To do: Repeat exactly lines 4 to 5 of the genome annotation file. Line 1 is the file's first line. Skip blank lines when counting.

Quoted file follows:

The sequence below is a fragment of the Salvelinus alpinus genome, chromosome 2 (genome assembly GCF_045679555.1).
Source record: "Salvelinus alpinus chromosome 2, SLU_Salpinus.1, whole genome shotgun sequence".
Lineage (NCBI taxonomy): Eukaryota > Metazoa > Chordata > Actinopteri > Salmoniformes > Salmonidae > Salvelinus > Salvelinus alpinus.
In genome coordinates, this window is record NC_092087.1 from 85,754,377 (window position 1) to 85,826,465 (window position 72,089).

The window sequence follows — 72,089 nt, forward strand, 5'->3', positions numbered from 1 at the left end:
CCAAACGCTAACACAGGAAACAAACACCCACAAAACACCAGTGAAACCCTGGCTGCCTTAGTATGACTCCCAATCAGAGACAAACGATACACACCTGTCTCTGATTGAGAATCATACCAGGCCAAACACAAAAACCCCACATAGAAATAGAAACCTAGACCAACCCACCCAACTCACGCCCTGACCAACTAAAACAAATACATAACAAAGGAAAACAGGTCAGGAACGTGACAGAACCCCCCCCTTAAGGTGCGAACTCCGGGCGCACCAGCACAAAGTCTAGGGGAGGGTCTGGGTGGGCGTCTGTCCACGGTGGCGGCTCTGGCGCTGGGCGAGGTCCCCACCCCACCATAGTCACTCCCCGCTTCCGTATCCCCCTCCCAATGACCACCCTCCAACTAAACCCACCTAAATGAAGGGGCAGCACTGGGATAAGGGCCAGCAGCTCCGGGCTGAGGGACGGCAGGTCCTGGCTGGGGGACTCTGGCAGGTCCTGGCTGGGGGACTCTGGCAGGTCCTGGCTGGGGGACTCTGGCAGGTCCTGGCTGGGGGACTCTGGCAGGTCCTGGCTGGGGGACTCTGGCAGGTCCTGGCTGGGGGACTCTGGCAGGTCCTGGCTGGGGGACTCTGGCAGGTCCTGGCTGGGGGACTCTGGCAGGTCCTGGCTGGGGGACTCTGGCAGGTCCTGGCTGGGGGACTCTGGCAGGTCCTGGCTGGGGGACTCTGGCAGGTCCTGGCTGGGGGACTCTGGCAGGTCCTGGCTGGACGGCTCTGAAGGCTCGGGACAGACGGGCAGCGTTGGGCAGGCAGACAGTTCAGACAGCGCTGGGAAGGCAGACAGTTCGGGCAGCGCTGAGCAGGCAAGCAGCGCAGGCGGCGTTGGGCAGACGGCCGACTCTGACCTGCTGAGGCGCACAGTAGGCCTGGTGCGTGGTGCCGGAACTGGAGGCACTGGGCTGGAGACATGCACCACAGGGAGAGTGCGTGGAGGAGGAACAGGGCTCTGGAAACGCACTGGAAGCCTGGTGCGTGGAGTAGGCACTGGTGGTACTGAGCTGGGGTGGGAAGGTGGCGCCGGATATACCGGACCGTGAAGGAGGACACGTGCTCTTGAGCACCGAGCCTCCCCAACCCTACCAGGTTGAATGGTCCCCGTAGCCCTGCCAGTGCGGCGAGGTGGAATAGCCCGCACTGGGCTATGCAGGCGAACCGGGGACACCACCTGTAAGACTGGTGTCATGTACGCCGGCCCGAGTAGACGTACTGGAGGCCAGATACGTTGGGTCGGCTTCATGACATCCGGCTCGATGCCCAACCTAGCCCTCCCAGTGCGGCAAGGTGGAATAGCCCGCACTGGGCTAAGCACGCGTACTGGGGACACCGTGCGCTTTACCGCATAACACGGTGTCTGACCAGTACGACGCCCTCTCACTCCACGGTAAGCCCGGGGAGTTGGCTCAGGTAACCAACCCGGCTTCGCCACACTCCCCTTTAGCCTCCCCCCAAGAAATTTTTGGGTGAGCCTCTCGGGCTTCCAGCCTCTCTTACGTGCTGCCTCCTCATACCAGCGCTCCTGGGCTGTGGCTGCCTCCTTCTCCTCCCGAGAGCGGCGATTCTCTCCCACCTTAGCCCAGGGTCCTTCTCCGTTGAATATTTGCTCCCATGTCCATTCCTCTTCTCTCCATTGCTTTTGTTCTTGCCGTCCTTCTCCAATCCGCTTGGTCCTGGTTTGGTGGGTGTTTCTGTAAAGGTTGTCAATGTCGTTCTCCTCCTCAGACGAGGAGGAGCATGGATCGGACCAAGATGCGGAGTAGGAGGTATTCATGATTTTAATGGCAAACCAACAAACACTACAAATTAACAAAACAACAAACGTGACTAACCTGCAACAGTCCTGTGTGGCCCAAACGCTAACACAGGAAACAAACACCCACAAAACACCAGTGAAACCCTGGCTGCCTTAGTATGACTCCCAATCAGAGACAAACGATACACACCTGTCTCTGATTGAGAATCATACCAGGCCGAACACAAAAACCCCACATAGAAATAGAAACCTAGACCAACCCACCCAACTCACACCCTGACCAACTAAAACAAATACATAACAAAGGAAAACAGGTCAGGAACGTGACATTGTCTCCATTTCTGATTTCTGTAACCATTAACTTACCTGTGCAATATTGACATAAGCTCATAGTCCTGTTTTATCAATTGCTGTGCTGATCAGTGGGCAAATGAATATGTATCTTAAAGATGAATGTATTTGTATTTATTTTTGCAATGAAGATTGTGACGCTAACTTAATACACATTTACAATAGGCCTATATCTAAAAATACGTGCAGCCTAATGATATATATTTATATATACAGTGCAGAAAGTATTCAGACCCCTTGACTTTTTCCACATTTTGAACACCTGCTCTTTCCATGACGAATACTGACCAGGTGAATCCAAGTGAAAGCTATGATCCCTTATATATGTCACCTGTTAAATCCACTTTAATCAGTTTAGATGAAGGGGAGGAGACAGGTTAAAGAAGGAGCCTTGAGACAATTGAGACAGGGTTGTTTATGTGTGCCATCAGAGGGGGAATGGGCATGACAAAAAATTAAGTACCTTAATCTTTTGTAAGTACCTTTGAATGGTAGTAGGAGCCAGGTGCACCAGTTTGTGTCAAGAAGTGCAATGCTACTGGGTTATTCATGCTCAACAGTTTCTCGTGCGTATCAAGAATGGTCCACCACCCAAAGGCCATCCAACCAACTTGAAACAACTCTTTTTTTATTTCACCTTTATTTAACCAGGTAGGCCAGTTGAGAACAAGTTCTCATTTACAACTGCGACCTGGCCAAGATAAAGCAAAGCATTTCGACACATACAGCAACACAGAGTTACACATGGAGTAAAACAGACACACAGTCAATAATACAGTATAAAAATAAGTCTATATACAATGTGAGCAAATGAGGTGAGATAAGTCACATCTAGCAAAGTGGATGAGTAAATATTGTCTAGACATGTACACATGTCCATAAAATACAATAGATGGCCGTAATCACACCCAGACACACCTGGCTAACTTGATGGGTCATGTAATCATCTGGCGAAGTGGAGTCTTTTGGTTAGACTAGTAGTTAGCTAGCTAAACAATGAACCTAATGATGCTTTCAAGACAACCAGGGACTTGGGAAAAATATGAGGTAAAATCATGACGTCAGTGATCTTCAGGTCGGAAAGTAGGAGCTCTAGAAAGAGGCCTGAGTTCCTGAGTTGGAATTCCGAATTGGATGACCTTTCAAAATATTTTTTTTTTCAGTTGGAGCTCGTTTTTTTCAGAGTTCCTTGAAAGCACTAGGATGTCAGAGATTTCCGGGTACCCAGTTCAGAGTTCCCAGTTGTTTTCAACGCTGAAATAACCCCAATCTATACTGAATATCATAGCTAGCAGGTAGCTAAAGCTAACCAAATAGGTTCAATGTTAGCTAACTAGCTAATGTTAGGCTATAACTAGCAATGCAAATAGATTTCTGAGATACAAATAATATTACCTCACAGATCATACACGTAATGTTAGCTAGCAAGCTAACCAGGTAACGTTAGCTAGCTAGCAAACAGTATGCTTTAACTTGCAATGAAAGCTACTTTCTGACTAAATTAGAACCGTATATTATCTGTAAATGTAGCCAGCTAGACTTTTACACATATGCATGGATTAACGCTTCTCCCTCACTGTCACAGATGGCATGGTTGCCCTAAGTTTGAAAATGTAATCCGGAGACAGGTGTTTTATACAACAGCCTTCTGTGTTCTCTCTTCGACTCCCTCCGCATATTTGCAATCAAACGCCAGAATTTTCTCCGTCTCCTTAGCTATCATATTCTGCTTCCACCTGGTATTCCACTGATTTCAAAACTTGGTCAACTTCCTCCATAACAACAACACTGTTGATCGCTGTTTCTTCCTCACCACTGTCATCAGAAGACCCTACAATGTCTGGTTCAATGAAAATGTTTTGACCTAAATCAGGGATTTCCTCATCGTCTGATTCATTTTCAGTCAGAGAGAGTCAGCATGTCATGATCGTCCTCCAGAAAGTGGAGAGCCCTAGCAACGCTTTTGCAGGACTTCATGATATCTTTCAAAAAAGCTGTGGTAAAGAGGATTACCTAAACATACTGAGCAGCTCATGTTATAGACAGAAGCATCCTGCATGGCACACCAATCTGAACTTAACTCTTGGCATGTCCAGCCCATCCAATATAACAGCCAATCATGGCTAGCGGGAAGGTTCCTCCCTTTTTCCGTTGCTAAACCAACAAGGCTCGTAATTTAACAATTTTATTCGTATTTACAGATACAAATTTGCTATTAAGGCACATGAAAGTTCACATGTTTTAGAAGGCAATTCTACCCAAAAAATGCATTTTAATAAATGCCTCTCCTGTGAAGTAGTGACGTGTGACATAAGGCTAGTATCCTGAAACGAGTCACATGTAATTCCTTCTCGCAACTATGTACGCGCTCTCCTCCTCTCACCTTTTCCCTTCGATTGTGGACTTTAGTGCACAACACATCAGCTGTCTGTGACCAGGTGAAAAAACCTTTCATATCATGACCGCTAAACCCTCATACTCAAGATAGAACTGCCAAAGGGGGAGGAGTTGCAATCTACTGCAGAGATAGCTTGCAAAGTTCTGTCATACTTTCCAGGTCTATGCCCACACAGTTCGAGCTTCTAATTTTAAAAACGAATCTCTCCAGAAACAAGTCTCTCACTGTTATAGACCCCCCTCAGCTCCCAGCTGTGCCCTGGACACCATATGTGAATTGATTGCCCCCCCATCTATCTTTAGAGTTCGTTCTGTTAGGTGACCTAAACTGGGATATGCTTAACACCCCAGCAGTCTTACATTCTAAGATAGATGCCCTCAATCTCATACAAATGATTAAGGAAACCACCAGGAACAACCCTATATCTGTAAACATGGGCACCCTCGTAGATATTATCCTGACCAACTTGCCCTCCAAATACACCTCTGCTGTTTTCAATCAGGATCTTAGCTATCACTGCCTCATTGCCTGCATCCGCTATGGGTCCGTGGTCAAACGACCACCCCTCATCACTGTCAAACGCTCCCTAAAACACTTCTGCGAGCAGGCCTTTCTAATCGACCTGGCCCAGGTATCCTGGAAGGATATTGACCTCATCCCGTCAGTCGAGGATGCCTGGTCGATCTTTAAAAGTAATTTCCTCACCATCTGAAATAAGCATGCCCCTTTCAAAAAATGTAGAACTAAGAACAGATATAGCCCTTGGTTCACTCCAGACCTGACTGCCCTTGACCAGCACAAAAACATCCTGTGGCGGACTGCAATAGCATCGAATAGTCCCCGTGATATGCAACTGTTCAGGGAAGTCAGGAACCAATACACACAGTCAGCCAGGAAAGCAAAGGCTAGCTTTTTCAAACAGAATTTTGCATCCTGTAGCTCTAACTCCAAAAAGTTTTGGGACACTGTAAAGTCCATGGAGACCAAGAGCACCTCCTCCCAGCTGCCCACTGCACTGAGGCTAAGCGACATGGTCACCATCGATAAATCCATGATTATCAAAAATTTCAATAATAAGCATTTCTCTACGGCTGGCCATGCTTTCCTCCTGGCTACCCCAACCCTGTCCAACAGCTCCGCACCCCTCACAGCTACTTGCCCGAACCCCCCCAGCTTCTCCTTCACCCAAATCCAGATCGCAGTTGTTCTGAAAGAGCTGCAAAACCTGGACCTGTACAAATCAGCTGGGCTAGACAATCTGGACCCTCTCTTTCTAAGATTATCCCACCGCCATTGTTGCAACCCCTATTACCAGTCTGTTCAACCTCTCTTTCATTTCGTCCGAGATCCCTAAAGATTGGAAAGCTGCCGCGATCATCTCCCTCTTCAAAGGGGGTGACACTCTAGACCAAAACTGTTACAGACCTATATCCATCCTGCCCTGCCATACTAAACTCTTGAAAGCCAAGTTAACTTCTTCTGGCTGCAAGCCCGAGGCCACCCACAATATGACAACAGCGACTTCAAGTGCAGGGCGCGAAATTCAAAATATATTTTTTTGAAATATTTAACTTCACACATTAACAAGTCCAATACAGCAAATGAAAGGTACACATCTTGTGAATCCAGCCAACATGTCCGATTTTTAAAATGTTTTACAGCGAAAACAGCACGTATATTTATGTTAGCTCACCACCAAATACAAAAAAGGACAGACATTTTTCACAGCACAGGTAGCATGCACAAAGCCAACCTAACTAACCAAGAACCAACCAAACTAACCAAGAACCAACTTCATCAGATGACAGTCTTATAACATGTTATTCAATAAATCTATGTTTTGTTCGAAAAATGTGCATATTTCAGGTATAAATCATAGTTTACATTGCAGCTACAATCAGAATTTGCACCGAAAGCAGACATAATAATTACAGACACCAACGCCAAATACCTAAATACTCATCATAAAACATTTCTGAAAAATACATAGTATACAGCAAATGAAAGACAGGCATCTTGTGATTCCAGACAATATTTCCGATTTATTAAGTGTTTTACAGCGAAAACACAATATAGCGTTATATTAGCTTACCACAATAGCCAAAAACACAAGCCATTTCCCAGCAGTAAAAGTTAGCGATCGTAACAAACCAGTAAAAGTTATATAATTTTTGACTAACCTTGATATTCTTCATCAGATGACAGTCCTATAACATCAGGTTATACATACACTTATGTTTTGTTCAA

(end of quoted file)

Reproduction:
In genome coordinates, this window is record NC_092087.1 from 85,754,377 (window position 1) to 85,826,465 (window position 72,089).

The window sequence follows — 72,089 nt, forward strand, 5'->3', positions numbered from 1 at the left end: